In today’s world in which more than 50 percent of dogs and cats are considered overweight or obese, weight loss is often a desirable outcome for our sedentary, overfed pets. A change in diet can sometimes cause weight loss either because the pet finds the food less appealing or because it has fewer calories. A move to a new home, a change in schedule, or greater access to the outdoors can lead to weight loss if a pet becomes more active as a result. Geriatric pets can sometimes lose small amounts of weight as part of the normal aging process. Persistent, rapid, or dramatic weight loss (greater than 10 percent of a pet’s body weight), however, can be the sign of a serious condition, such as: Has the pet’s home life or schedule changed? Has the pet’s diet changed? If changes in diet or activity level don’t seem sufficient explanation for the degree of weight loss (particularly if the pet’s weight loss is greater than 10 percent of her body weight), a veterinary visit is absolutely in order. There are several steps a veterinarian may undertake to discern the origin of the weight loss. When did you first notice the weight loss? What a pet looks and feels like can tell your veterinarian a lot about weight loss. Definitive treatment depends on the underlying cause of the weight loss.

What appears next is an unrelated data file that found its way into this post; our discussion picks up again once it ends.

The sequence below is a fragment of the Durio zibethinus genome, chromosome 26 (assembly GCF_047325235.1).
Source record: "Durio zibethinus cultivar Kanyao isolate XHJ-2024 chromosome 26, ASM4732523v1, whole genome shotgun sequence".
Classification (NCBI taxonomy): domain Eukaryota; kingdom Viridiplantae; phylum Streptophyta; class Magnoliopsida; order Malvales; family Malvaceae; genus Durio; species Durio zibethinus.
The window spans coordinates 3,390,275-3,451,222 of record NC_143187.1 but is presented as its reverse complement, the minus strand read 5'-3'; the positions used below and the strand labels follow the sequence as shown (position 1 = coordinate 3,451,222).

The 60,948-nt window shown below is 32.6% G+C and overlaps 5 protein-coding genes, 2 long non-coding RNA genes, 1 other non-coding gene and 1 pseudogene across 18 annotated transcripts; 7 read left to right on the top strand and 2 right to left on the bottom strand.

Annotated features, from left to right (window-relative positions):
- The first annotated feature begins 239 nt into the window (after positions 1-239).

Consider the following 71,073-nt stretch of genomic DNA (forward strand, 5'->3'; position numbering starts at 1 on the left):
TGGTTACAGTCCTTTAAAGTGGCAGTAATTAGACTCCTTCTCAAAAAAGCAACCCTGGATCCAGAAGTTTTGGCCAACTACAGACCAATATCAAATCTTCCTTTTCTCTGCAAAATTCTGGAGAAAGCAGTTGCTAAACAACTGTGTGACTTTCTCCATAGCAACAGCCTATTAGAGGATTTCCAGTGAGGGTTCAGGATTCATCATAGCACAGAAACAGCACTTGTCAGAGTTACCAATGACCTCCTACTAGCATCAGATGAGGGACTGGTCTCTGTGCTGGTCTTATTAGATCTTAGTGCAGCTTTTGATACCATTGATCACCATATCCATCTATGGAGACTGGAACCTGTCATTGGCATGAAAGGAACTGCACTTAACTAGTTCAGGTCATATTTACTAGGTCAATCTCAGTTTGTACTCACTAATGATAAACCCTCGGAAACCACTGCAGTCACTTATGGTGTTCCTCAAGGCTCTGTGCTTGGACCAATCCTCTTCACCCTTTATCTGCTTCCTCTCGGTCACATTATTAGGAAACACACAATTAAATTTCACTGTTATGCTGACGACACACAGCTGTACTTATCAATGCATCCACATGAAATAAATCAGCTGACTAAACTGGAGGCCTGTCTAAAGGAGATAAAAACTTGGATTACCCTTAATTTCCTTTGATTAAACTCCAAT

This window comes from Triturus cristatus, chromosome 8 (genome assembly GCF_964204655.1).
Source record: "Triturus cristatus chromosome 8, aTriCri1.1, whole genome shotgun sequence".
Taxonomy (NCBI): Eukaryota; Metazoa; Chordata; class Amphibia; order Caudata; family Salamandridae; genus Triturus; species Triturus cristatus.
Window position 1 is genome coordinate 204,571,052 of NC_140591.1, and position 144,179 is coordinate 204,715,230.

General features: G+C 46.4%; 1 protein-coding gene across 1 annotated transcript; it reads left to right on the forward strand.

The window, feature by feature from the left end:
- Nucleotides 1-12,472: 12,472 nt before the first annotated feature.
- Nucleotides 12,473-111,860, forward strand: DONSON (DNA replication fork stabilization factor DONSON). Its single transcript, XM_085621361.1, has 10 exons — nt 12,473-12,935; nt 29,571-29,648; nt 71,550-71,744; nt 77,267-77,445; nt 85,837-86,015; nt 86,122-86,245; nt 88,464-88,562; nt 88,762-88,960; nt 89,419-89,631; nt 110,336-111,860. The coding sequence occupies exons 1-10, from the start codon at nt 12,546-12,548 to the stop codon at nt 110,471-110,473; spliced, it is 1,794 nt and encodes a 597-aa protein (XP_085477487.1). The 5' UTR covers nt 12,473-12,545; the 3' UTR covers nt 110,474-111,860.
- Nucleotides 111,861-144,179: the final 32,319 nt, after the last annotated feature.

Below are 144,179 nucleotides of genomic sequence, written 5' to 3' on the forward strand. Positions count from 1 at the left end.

Causes of Rapid Weight Loss in Older Cats. As your kitty ages she can develop a variety of health issues, some of which can cause rapid weight loss. Rapid weight loss can lead to other, potentially fatal conditions, so it's important you bring your furbaby in for a check with her veterinarian for a proper diagnosis and treatment. Without regular veterinary dental cleanings, this buildup can lead to the inflammation and infection of your cat's gums. This condition results from the buildup of fat in the cat's liver, leading to more serious symptoms like rapid weight loss, which can be fatal. Both the dental disease and the hepatic lipidosis require treatment by a veterinarian to prevent continuing problems with eating and weight loss. This disease results from an overproduction of the hormone that controls your cat's metabolism. Older cats, especially obese older kitties, can develop type 2 diabetes, a condition that can lead to rapid weight loss. Some older cats fail to eat when they can't get to their food, leading to hepatic lipidosis and weight loss. Some older cats have a reduced sense of smell, which can cause them to stop eating; heating the food helps your kitty smell it and may tempt her to eat it. Always consult with your veterinarian at the first signs of weight loss in your elderly cat.